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BWW Reviews: Peggy Eason's New Cabaret Show at Don't Tell Mama is a Poignant Message of Personal Empowerment

Cabaret Reviews and Commentary by Stephen Hanks

Peggy Eason is one of those characters who seem to have been made for the New York cabaret scene. She's a bodacious woman who is ubiquitous at the local clubs, possesses a passion for singing, and bills herself as the "Chocolate Diva," although on stage she's more like a Red Hot Mama. Eason opened her third solo cabaret show, I'll Show Them All, at Don't Tell Mama on Monday night (she's appearing again at the club on Sunday at 7pm) with the decidedly politically incorrect titled song written especially for her by David Conforte, "Black, Blind and Beautiful" (Hey, "African American, Visually Challenged and Beautiful" doesn't have the same ring to it.). But there was little that was incorrect about her fast-paced and entertaining show that was often poignant and funny at the same time.

When you survive being born at just about two pounds and then go through life sightless, you know a thing or two about resilience, personal empowerment, and appreciating life. "Just being alive is beautiful," Eason remarked after her opening number, and then proceeded to double down on the notion of not allowing a disability to turn you bitter or make you feel inferior. She revealed a strong and polished alto to mezzo soprano vocal on songs with messages that laugh in the face of limitations, such as Howlett Smith's "Here I Come," followed by Steve Allen's "I'll Show Them All" (from the 1963 Broadway Musical Sophie, about the early life and career of Sophie Tucker, which only lasted eight performances). So confident is this woman with three Masters degrees (two in music and one in social work) that she announced to any critics who might be present, "I want my review in Braille!" (Sorry, Peggy, I don't have the keyboard or the app for that.)

It's too bad Eason couldn't see the watery eyes of her audience (although I'm betting she could probably feel them) during her tender rendition of Helen Reddy's "You and Me Against The World," which was dedicated to her first husband Steve, who died of lung cancer in 2004 from complications of inhaling toxic World Trade Center fumes in 2001. After a lovely "My Ship" (the Kurt Weill/Ira Gershwin song from the 1941 musical Lady In the Dark), Eason lightened the mood with a short and sweet "I'm All Smiles" (one of the great Michael Leonard songs from another short-lived musical, 1965's The Yearling), and followed by crowing that with the help of her director Lennie Watts, "I was able to put the microphone in and out of the stand all by myself." When she mispronounced "Nostrovia" ("to good health") after singing "Vodka," a tribute to her favorite alcohol (from the 1925 musical Song of the Flame), she quipped, "What do you think I am, a Black Russian?"

Like countless cabaret singers who never performed on a theater stage, Eason has harbored a life-long dream of being in a Broadway Musical. So she attempted to live out that fantasy through a pithy medley of classics from Gypsy, Chicago, My Fair Lady, and The King and I. But the highlight was the "Lida Rose"/ "Sweet and Low" duet from The Music Man with Musical Director/Pianist Steven Ray Watkins, who was incredibly supportive of his singer the entire show. Watkins also ably joined Eason during the repeat verse on her touching rendition of Irving Berlin's "God Bless America."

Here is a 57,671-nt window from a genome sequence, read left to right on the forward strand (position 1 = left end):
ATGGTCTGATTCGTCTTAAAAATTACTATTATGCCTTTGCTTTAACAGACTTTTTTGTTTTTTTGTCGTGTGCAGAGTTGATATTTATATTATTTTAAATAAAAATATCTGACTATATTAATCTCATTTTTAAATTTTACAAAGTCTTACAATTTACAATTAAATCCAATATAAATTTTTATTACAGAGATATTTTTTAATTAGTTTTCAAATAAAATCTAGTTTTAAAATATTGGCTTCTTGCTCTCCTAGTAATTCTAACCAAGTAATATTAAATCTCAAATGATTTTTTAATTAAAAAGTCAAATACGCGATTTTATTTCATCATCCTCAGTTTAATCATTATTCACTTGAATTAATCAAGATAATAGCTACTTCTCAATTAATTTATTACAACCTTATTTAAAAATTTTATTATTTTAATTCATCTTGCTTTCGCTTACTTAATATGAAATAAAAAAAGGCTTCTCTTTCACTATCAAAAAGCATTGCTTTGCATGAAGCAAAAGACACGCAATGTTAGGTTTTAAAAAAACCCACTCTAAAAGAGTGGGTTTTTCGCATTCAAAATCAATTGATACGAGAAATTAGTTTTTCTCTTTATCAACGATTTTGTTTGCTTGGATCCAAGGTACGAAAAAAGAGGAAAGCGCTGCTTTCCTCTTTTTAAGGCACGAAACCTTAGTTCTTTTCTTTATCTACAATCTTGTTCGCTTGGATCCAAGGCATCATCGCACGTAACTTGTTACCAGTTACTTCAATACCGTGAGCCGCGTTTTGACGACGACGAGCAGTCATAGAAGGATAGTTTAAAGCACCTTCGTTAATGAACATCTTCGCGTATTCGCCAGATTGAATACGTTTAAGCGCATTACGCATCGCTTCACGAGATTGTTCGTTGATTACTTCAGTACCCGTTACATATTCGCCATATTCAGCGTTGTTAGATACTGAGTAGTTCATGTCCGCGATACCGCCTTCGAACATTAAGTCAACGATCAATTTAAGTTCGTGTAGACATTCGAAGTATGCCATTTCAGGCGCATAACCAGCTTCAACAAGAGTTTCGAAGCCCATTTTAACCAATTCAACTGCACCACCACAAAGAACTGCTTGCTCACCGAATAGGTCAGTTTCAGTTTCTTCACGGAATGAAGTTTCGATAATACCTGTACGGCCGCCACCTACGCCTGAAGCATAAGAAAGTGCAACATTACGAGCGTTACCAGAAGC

The best cabaret performers are those who completely understand the intimate nature of the art form, don't withdraw into themselves, can deliver songs as if they were giving a private show to each audience member, and feed off the response they get in return. There's no singing over the room and certainly no extended periods of eye closing and detachment. Peggy Eason doesn't have the luxury of being able to make eye contact, but she connects through her other heightened senses, her power of perception, and her expressive, powerful voice through which many lyrics become her personal statements. She started her finale saying, "Welcome to my world," at which point the room lights went out and Eason was heartfelt and expressive on "Here's Where I Stand," the Lynn Ahrens/Michael Gore ballad from the 2003 musical film Camp.

Here in the dark
I stand before you, knowing
This is my chance to show you my heart
This is the start, this is the start.
I have so much to say and I'm hoping
That your arms are open
Don't turn away, I want you near me
But you have to hear me.
Here's where I stand,
Here's who I am
Love me, but don't tell me who I have to be
Here's who I am,
I'm what you see.

How does Peggy Eason see us? As she revealed before her encore, "Through The Eyes of Love," the Marvin Hamlisch/Carol Bayer Sager theme from the film Ice Castles, "You can see clearly when you love and receive love."

During Peggy Eason's charming and compelling cabaret show, everybody was feeling the love--and she was the one showing us all how.

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From This Author - Stephen Hanks

During four decades as an award-winning magazine publisher/editor/writer for a variety of national magazines and websites, Stephen Hanks has written about sports, health and nutrition, parenting, p... (read more about this author)